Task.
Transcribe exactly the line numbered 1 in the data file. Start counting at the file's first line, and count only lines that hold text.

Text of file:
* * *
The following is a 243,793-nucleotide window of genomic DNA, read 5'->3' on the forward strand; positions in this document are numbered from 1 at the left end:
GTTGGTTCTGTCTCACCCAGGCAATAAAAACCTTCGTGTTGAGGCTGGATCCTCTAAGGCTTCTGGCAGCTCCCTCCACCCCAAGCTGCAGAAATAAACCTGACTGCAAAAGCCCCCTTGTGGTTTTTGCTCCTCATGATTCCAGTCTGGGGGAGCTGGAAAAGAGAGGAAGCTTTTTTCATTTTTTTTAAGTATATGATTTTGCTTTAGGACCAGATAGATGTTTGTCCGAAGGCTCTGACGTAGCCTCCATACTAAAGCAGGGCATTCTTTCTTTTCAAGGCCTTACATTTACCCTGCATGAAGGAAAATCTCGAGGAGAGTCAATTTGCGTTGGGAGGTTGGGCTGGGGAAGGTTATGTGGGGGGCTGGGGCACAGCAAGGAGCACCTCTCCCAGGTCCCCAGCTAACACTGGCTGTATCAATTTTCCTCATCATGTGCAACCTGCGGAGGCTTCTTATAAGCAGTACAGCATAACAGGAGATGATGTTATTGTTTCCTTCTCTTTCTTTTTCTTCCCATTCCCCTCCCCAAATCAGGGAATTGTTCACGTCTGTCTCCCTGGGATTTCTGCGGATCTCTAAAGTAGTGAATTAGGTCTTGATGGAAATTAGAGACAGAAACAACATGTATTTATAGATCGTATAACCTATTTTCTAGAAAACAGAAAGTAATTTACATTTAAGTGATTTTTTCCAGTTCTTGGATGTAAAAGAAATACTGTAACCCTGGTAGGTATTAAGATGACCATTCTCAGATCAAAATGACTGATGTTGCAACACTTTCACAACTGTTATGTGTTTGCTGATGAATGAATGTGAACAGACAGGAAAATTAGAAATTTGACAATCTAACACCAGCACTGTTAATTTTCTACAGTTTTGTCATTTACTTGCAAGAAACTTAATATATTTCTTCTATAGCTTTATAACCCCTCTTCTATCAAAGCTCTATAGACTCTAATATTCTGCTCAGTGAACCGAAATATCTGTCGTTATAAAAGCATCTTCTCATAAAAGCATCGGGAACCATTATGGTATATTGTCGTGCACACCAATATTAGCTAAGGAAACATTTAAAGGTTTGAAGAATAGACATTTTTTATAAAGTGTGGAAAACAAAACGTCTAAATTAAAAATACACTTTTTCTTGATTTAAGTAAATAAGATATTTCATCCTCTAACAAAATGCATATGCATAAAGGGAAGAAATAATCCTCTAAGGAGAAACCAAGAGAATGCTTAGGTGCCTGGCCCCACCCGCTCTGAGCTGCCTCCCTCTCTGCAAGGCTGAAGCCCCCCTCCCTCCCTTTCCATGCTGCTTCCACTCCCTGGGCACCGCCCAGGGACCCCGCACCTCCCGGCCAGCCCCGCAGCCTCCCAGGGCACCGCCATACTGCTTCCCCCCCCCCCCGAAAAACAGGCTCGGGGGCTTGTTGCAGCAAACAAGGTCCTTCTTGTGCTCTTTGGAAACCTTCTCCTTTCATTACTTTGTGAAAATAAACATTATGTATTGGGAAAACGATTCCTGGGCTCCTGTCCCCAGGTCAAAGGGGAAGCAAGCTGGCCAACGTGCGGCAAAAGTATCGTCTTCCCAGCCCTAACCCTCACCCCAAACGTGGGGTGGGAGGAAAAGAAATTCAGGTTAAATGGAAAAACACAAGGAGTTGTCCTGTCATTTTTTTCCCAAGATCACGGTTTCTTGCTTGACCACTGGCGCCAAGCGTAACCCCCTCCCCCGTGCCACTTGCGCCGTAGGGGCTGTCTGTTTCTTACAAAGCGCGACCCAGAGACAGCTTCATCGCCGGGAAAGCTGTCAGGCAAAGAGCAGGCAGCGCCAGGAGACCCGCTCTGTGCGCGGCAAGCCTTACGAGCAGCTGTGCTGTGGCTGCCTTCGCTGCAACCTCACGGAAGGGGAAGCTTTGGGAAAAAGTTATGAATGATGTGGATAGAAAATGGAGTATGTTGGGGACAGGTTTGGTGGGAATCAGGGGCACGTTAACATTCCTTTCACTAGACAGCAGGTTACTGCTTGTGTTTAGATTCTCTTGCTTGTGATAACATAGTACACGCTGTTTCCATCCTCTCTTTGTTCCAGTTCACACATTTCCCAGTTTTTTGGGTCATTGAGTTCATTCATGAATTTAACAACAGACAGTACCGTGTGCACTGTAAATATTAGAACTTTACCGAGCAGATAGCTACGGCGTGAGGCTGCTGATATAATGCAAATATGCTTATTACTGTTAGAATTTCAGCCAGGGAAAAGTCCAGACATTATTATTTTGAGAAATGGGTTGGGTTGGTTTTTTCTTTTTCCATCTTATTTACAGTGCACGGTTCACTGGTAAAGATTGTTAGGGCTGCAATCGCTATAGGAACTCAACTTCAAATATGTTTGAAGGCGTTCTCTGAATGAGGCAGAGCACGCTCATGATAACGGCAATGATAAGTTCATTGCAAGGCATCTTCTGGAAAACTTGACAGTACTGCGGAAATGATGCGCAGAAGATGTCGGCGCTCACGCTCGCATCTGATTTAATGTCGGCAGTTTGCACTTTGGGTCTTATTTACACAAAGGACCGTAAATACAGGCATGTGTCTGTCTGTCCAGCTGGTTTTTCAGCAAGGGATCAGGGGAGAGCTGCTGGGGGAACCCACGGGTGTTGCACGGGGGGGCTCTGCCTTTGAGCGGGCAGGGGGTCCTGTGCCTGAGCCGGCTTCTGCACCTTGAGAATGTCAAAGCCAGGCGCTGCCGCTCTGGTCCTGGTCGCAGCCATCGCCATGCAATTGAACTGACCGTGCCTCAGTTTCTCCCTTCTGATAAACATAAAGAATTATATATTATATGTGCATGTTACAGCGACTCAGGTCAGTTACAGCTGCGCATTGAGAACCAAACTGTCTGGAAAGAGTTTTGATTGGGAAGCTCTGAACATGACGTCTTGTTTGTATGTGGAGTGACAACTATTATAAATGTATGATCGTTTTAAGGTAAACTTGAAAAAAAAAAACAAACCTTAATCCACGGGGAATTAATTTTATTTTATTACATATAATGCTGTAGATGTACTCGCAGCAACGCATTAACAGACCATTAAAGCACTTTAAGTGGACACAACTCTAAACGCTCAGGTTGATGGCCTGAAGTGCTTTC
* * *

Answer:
The following is a 243,793-nucleotide window of genomic DNA, read 5'->3' on the forward strand; positions in this document are numbered from 1 at the left end: